OPINION: When the last General Election took place in 2014 I was 20 years old, and I didn't vote.
It's something I'm embarrassed to admit because in the years since I've changed my tune. A lot.
As it turns out, I wasn't alone in my impassiveness. Voters aged 18-24 had by far the lowest turnout at the polls, with just 62 percent of us actually caring enough to cast a vote.
It's looking likely things will play out in a similar fashion this year - more than 35 percent of us haven't yet registered to vote in September's election.
You might also think, as 20-year-old me once did, that Government with all its dense policies, boring speeches, and attention-seeking candidates isn't relevant to your daily life. Unless it made it onto John Oliver's Last Week Tonight, it ain't for you.
But if you drove to work today, or you jumped on a bus, or you've got a student loan you're trying to forget about, then you should care.
So with just over eight weeks until the election, I'm presenting to all youths who aren't yet enrolled to vote - or might just not bother - my five best reasons as to why you should.
1. Financial help for students
Living costs and allowances for students is something that's been thrown around in policy chat a lot. And for good reason.
The price students are paying to bunker down in often damp, sometimes mouldy homes is on the rise. Latest Trade Me figures show the average price to rent a room in Auckland or Wellington is more than $200, but student living costs are capped at $178.81.
That's a shortfall of more than $20 a week and that's not taking into account bills, food, or the IV line of coffee the average student needs to get them through their first-year business papers.
2. Health issues
Going to the doctor is damn expensive. At whatever age, it's easy to trick yourself into believing every cough, sniffle or itch will go away on its own to save yourself that $40 bill - but sometimes it just won't.
For women, the issue is even more relevant. While we have a cost cut on the way for contraception pill prescriptions, many of us have a raft of other issues that need the doc's attention. And that's not even touching on our troubled mental health system.
Each party has different priorities when it comes to health spending, whether it be injecting funds into tackling our youth suicide rates, or helping fast-track elective surgeries. Likewise, we all have different concerns and links to various areas of the healthcare system.
We each need to figure out which party's policies align with our interests, and whether this will affect our vote.
As more and more 'Bought a house this weekend!' Facebook posts pop up on your feed (did they REALLY just geo-tag that in Ponsonby?!), home ownership becomes more and more of a contentious topic.
The average value of homes across New Zealand has skyrocketed 44 percent in the past four years. This is massive.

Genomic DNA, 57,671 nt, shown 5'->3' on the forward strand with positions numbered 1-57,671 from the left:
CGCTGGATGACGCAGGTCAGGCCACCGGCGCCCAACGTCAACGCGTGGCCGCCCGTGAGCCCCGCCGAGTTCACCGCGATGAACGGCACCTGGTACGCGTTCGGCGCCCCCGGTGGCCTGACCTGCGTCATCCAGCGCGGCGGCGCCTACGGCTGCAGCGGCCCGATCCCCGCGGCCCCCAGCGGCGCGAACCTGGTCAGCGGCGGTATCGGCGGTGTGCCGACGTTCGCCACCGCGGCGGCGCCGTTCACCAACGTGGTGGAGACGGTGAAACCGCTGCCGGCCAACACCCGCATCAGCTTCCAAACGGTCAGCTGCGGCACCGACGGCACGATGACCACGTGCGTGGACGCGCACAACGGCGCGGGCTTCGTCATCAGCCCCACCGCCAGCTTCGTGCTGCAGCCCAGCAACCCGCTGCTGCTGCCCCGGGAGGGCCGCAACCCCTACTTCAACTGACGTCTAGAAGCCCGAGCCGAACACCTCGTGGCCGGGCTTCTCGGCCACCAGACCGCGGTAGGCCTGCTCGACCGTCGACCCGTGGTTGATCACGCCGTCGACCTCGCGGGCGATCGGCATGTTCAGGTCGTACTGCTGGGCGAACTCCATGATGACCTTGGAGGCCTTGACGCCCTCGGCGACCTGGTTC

If you're looking to buy in Timaru you might be okay. But if you're looking to buy in Wellington or god forbid, Auckland, not so much. KiwiSaver won't save you here.
Every major party has a plan they say will make housing more affordable so this is your chance to tell them what you think.
4. Environmental issues
This area should logically concern us more than any other voting age group, since we're going to be around for longer. Just last week a new study came out saying we're in the middle of the world's sixth mass extinction. The global bee population is in danger, and without them our food supply is in real danger.
Figuring out which parties are going to give us the best shot against global warming and the handful of other natural crises on the table is one way to actively take control of our future.
5. Social inequality
New Zealand has one of the worst measures of inequality among our developed countries. The gap between the haves and the have-nots is huge, and according to research it's getting bigger.
There are so many individuals out there doing great things - just last week I interviewed a Manurewa resident who cooks meals in bulk and marches around the suburb feeding the homeless twice a week.
But for things to really, really change, we need something bigger.
We need our own 'youthquake'
We also need our politicians to care more about getting us to vote. Many young New Zealanders lack information about how our political system works, let alone what each party has to offer.
All in all, the push to get young Kiwis engaged with our politicians and forming queues at the ballot boxes on September 23 is a shadow of what other countries have done.
Last month's snap election in the UK saw a surge in youth voting - so much so it was coined the "youthquake". Turnout among 18- to 24-year-olds was higher than it had been in the past three elections, and a lot of this is being put down to Jeremy Corbyn's push to engage young voters.
The Labour leader addressed student voter at rallies, he posed for selfies, and in the mix of this, he somehow got young people to care.
Just over the ditch, our Aussie friends are actually fined $20 if they don't vote. It seems like an aggressive way to engage the masses, but turnout for the country's 2016 Federal Election suggests it worked.
Bill English can post as many Facebook videos about spaghetti on pizza as he likes, but it's unlikely this will get us lining up to tick the boxes. We deserve more credit than that.
Alice Peacock is a radio reporter for Newshub.